Scientists at the Bengaluru-based Institute of Stem Cell Biology and Regenerative Medicine (InStem) and National Centre for Biological Sciences (NCBS) have unravelled the structure of a bacterial enzyme, PaaZ, using cryo-electron microscopy. The study was conducted in collaboration with the MRC Laboratory of Molecular Biology, Cambridge, UK and Carver College of Medicine, University of Iowa, USA. The structure was recently published in the journal Nature Communications.

This is the latest high resolution structure (less than 3A) to be published from the recently established state-of-the-art single electron Cryo-EM facility at Bangalore Life Science Cluster.

Here is an exclusive interview with Nitish Sathyanarayanan, one of the first authors of the paper, on this incredible journey.

PaaZ2.png     PaaZ image

1. What got you interested in structural biology?

I began to get fascinated by structural biology during my Bachelor’s degree, where I spent a lot of time reading Lehninger “Principles of Biochemistry”. If you notice keenly, almost every section of this bible contains a structural explanation. It was this interest in biochemistry and enzymology that got me into the field of structural biology. Since I come from Biology training (not Physics or Chemistry), I have always used structural biology as a set of ‘tools/techniques’ to understand the functions of enzymes.

2. How did you come to study the structure of PaaZ?

We stumbled upon PaaZ due to our interest in multi-domain proteins which are involved in aromatic ring degradation. Phenyl Acetate (Paa) degradation pathway is also called “hybrid pathway” since its mechanism of ring degradation has features of both aerobic and anaerobic pathways. Our specific interest was to understand the functioning of this enzyme through its structure and biochemistry. It is also important since several environmental pollutants such as styrene converge to Paa through peripheral pathways.

3. What were the challenges you faced in the project?

We were essentially trying to understand how the enzyme functioned using its structure. We spent nearly 18-24 months crystallizing the protein, with no success in obtaining a diffraction quality crystal. We then attempted an integrated structure modelling approach (Light scattering, SAXS, MD and Modelling) to obtain a model with limited success. This was also the time when structural biology domain was undergoing “resolution revolution” (the term used to describe new advances in Cryo-EM). Since the protein was big and we had limited success with other methods, we decided to explore Cryo-EM to understand the structure.

4. What was your reaction when you first solved these structures?

I was amazed! Here was a protein that I purified for several years. I had only imagined it as a liquid or a blue band on an SDS-PAGE gel or as a gel filtration profile. I never knew how it looked. It was like a blind date. When you talk to someone only over the phone for several years, you build your own imagination. It was similar. But when I saw the structure as a Cryo-EM map, it was more beautiful than I ever imagined.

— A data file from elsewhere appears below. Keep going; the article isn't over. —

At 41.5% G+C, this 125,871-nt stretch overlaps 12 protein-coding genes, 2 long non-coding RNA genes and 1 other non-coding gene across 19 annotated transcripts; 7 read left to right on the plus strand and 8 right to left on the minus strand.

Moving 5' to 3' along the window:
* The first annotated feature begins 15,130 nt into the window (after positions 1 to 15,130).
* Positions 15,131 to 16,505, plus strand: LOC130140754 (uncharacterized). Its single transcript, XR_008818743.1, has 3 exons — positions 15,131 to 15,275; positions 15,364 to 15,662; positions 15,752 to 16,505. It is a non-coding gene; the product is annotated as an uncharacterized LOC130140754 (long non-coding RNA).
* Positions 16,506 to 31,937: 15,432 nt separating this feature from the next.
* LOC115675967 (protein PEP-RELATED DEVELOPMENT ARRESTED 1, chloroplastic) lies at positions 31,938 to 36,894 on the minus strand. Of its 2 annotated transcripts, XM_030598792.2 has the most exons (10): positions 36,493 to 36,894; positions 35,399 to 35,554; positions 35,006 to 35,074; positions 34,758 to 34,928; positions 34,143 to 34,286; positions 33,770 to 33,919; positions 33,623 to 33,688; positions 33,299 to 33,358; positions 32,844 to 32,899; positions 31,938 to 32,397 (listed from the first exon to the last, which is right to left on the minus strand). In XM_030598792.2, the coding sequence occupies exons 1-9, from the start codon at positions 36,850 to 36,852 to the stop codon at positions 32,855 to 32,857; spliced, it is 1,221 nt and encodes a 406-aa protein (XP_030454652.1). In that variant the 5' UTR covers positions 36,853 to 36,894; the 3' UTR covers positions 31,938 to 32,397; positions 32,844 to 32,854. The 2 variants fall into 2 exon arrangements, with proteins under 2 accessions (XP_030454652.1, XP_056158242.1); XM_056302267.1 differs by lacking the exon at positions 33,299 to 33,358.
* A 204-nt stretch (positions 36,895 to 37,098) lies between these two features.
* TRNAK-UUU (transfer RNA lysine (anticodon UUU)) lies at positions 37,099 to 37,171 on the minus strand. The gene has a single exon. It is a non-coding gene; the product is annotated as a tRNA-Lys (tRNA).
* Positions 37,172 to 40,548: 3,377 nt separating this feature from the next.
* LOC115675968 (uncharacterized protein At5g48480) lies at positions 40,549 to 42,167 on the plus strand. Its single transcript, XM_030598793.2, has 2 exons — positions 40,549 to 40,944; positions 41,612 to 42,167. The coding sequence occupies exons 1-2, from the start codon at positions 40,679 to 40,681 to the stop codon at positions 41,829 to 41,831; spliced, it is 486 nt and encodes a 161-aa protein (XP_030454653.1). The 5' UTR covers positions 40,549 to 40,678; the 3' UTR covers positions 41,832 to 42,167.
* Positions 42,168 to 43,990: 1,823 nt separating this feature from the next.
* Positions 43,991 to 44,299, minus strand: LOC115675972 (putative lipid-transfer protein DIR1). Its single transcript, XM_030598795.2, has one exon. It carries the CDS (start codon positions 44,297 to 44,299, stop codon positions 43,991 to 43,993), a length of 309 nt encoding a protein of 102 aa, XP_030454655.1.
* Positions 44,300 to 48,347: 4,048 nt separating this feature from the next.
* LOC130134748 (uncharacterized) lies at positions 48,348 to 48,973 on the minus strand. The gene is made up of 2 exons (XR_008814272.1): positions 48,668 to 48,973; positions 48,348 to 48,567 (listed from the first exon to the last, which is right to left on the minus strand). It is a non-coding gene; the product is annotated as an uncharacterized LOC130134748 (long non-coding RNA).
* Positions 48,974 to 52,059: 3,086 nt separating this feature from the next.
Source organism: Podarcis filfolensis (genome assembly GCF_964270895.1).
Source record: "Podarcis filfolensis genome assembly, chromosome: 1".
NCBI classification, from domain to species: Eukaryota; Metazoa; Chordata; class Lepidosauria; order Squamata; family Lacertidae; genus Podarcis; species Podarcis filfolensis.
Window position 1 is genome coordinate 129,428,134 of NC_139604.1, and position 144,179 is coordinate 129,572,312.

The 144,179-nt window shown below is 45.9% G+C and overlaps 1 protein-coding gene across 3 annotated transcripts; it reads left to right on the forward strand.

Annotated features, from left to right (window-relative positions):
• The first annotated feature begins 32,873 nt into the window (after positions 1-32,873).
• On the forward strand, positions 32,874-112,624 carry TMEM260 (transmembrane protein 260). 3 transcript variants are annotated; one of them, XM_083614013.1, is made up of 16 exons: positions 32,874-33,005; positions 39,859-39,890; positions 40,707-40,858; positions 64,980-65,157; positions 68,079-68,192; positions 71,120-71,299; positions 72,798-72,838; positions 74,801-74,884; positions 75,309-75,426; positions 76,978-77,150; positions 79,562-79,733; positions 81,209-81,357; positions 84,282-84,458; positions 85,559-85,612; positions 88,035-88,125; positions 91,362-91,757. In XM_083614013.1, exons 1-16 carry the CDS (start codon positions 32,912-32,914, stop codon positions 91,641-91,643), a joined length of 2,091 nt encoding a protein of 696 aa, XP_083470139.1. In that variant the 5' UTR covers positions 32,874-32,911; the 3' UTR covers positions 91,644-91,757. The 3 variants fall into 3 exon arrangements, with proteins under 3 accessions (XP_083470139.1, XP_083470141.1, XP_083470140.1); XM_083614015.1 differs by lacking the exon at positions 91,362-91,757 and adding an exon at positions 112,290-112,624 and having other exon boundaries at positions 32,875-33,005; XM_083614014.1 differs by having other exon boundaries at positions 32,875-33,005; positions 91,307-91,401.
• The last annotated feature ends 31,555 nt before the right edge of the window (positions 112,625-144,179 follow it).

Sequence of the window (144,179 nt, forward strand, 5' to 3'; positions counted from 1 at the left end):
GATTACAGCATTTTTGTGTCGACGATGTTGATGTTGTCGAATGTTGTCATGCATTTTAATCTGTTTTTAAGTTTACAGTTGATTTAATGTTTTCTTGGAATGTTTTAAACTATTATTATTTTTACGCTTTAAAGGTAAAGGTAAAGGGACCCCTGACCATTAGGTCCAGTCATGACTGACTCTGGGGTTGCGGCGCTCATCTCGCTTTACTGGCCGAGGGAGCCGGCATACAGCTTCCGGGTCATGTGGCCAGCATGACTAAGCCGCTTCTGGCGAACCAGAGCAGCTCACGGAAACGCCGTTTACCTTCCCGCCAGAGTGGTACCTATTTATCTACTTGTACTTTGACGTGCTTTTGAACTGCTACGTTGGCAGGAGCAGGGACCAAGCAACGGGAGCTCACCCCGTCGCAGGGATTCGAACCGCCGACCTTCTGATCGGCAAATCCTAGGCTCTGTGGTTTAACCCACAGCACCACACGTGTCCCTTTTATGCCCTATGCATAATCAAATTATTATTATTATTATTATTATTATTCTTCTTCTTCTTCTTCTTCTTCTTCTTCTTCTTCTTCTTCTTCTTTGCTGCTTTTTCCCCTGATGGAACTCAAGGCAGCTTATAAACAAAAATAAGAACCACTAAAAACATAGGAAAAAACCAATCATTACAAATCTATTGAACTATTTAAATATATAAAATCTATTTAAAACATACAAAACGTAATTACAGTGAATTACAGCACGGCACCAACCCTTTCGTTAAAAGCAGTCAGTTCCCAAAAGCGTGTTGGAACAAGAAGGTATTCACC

5. How do you plan on taking the findings of this project further as a scientist and entrepreneur?

For me, PhD was “one big project” since I was involved with multiple projects and simultaneously part of three labs (Bioinformatics, Structural biology and Cryo-EM). As my mentor Rams (Prof. S. Ramaswamy) always said, PhD is training – training an individual to ask tough questions, design an experiment to answer these questions, perform and reproduce an experiment, and find a conclusion. In between these four steps, a PhD student often goes through innumerable failed experiments. It is the ability to break a complex problem into simpler tasks, find answers to these smaller tasks (with several failures) and, in the end, put all pieces of the puzzle to build a complete picture. This is a life lesson I plan to leverage in my next journey as a tech entrepreneur.

6. Your message to academic peers struggling in their PhD?

If you are not struggling, then there is a problem. It’s called “re-search” for a reason. I feel that one should have read at least about a hundred papers in that area of research in the first 6 months. My humble suggestion is to spend a considerable amount of time reading and staying updated with literature. This can be a great source of new ideas. The other benefit is that you will become aware of the labs that work in a similar field. You could always request for plasmids, protocols, reagents, suggestions etc. from them. If you do not read enough, you cannot do any of this. And please remember, by the end of your PhD, you should have become an expert in that field.

Picture adapted from the published paper.

Link to the full-text of the article: https://www.nature.com/articles/s41467-019-11931-1

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